First, we must realize that the will of God is good for us.  It imposes an obligation of love on us.  When we fulfill God’s will, we should take delight in that fact alone because it is good.  That way, the fulfillment of God’s will becomes the source of our joy, not the recognition of others.

On the other hand, it is good when we see goodness in others and acknowledge it.  We should do this not to build up their ego but to give praise to God for the good thing done.  And when others see and acknowledge God’s will accomplished in our lives, we must accept their praise not as a source of our pride but as an honest acknowledgment that God is good and His will is being fulfilled.  We must be grateful that we could do “what we were obliged to do.”

Embracing the will of God as a holy “obligation” also enables us to fulfill it more fully.  When doing the will of God is seen as something extraordinary, we may not build a proper habit of fulfilling it.  But when it’s seen as our duty of love and as the normal act we should fulfill, it’s easier to embrace His will more completely.

Reflect, today, on this humble phrase. “We are unprofitable servants; we have done what we were obliged to do.”  Try to say it, mean it and let it become the foundation of your daily service of God’s will.  Doing so will set you on the “fast track” toward holiness.

Lord, I am an unprofitable servant. When I fulfill Your holy will, I acknowledge that this is a holy obligation of love and my most fundamental duty.  Help me to see Your will as the most normal part of my daily life.  Help me to embrace it with wholehearted faith and obedience.  Jesus, I trust in You.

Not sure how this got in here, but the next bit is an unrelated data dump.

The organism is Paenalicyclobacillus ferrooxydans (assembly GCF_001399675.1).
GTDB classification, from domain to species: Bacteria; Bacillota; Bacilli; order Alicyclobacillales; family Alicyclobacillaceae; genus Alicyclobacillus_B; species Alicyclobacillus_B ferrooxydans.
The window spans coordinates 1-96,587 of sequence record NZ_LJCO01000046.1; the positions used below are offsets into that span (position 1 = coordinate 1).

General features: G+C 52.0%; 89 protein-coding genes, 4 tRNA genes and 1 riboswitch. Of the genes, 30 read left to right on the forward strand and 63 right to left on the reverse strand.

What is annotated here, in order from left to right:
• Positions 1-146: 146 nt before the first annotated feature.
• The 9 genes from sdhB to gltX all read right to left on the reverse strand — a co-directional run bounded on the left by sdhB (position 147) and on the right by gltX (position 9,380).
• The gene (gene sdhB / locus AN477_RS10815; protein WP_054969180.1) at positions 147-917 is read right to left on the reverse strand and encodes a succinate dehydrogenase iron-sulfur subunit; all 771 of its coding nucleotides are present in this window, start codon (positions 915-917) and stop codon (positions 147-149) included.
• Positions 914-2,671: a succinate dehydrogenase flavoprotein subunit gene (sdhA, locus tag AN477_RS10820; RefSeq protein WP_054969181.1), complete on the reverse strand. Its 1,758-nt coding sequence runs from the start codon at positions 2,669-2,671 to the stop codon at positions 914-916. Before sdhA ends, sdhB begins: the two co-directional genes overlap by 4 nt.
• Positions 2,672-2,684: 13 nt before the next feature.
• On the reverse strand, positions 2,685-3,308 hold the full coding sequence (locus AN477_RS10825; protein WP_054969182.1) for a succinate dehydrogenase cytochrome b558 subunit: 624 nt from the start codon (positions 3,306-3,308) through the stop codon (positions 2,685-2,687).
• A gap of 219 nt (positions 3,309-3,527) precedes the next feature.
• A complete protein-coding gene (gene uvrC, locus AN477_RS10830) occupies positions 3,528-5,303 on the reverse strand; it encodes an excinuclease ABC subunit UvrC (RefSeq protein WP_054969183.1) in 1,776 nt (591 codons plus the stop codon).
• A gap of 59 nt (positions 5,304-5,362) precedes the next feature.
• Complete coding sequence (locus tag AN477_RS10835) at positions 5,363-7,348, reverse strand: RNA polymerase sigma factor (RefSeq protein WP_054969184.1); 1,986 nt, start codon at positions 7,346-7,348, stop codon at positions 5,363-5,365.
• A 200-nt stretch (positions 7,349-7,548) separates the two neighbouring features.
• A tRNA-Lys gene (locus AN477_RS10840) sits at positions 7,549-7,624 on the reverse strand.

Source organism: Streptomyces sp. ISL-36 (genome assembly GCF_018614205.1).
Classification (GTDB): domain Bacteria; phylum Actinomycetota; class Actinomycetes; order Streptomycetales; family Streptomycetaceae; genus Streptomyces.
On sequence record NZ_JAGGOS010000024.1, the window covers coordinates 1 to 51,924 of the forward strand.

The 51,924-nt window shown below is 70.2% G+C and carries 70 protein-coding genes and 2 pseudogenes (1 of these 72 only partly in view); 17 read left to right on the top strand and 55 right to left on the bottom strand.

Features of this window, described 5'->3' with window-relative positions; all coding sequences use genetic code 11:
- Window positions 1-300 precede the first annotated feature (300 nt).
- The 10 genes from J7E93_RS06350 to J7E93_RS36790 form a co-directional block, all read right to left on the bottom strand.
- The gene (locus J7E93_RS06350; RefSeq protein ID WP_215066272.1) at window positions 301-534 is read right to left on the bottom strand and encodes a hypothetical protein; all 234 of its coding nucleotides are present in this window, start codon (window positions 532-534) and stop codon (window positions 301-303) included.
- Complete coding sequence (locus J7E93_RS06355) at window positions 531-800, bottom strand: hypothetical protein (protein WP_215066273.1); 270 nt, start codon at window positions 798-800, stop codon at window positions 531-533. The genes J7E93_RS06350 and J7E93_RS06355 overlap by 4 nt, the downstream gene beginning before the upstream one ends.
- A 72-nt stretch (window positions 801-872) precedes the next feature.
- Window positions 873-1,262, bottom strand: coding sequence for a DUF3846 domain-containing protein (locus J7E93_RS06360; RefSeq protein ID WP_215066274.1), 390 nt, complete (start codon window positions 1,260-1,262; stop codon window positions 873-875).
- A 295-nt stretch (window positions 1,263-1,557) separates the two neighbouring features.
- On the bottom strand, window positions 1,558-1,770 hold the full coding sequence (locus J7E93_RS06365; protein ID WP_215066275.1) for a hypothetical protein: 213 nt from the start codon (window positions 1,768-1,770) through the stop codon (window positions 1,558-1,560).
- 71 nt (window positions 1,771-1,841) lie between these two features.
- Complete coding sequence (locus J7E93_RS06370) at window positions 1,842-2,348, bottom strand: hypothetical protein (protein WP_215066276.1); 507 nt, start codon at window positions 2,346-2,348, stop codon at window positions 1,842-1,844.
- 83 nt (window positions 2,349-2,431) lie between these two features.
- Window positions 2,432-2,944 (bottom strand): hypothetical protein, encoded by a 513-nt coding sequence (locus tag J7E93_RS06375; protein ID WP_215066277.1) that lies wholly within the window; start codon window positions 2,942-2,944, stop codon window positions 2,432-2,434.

Bringing Mercy

Monday of the Twenty-Seventh Week of Ordinary Time

“Which of these three, in your opinion, was neighbor to the robbers’ victim?” He answered, “The one who treated him with mercy.” Jesus said to him, “Go and do likewise.”  Luke 10:36-37

Here we have the conclusion to the familiar story of the Good Samaritan.  First, robbers beat him and left him for dead.  Then a priest walked by and ignored him.  And then a Levite walked by also ignoring him.  Finally, the Samaritan walked by and took care of him with great generosity.

Interestingly, when Jesus asked the disciples which of these three acted as a neighbor, they didn’t respond “the Samaritan.”  Rather, they responded, “The one who treated him with mercy.”  Mercy was the key focus.

It is so easy to be judgmental and harsh with one another.  If you read the newspapers or listen to the news commentators you can’t help but hear continual judgment and condemnation.  Our fallen human nature seems to thrive on being critical of others.  And when we are not critical, we are often tempted to act like the priest and Levite in this story.  We are tempted to turn a blind eye to those in need.  The key must be to always show mercy and show it in superabundance.